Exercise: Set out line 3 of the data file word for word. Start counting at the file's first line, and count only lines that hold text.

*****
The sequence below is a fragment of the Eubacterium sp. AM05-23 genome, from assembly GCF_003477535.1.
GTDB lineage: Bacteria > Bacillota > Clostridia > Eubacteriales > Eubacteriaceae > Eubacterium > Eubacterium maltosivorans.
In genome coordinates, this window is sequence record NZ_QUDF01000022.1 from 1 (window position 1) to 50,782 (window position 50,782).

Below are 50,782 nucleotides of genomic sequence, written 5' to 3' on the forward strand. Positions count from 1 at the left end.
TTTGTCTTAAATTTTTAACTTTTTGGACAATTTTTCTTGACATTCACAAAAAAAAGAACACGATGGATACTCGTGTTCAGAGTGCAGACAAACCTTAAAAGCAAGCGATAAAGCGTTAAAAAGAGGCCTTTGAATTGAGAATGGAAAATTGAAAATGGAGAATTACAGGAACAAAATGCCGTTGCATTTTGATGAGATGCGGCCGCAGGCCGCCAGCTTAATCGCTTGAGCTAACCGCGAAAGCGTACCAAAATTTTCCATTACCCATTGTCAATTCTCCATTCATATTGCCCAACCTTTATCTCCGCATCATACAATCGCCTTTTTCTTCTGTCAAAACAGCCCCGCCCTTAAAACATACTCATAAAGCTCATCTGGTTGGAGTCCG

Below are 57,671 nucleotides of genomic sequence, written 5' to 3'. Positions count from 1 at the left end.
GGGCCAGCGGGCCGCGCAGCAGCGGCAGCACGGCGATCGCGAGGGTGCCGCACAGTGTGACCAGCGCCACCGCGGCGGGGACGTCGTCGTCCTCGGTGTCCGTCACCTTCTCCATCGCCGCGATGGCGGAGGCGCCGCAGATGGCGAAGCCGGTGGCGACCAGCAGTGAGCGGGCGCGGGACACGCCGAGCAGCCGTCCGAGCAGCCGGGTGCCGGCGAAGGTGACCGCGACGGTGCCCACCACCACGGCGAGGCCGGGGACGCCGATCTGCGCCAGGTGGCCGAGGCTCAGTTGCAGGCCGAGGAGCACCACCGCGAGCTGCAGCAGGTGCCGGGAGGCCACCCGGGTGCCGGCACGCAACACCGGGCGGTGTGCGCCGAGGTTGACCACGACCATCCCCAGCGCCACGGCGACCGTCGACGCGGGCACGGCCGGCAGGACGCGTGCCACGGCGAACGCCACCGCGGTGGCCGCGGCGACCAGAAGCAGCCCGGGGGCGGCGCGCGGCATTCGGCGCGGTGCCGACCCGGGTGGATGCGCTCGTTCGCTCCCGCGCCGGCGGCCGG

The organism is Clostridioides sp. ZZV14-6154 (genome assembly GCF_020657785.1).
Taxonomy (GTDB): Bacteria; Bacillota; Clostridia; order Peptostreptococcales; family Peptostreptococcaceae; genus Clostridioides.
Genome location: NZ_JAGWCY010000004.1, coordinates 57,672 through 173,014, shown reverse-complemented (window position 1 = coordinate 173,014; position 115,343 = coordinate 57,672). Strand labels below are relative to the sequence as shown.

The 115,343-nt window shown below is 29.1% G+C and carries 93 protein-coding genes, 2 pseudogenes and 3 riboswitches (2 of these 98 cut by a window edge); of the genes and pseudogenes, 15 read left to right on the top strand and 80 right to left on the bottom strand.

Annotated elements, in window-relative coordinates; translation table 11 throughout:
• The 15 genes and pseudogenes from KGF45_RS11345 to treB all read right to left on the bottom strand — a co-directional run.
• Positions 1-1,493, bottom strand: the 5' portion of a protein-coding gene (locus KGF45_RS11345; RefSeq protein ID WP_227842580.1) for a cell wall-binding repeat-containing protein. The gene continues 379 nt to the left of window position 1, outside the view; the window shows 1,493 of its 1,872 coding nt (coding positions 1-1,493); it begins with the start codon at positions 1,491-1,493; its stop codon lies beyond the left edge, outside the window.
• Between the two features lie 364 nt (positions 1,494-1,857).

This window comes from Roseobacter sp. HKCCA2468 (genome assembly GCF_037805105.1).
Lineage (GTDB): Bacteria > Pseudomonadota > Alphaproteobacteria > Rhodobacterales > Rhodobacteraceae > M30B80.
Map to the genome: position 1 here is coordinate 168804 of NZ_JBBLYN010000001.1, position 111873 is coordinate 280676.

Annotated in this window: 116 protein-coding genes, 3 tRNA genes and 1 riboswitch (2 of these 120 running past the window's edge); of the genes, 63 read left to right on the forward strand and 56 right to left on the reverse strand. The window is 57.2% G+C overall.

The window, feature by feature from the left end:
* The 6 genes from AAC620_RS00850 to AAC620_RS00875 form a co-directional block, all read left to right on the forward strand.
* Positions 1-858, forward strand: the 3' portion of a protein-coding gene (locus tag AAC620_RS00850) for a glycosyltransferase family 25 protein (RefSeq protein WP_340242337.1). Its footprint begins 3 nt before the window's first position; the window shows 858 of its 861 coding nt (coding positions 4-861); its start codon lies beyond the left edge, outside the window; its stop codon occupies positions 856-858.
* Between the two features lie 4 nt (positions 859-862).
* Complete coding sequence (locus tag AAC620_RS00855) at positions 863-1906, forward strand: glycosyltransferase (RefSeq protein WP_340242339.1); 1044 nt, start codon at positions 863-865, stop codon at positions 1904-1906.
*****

In genome coordinates, this window is sequence record NZ_QUDF01000022.1 from 1 (window position 1) to 50,782 (window position 50,782).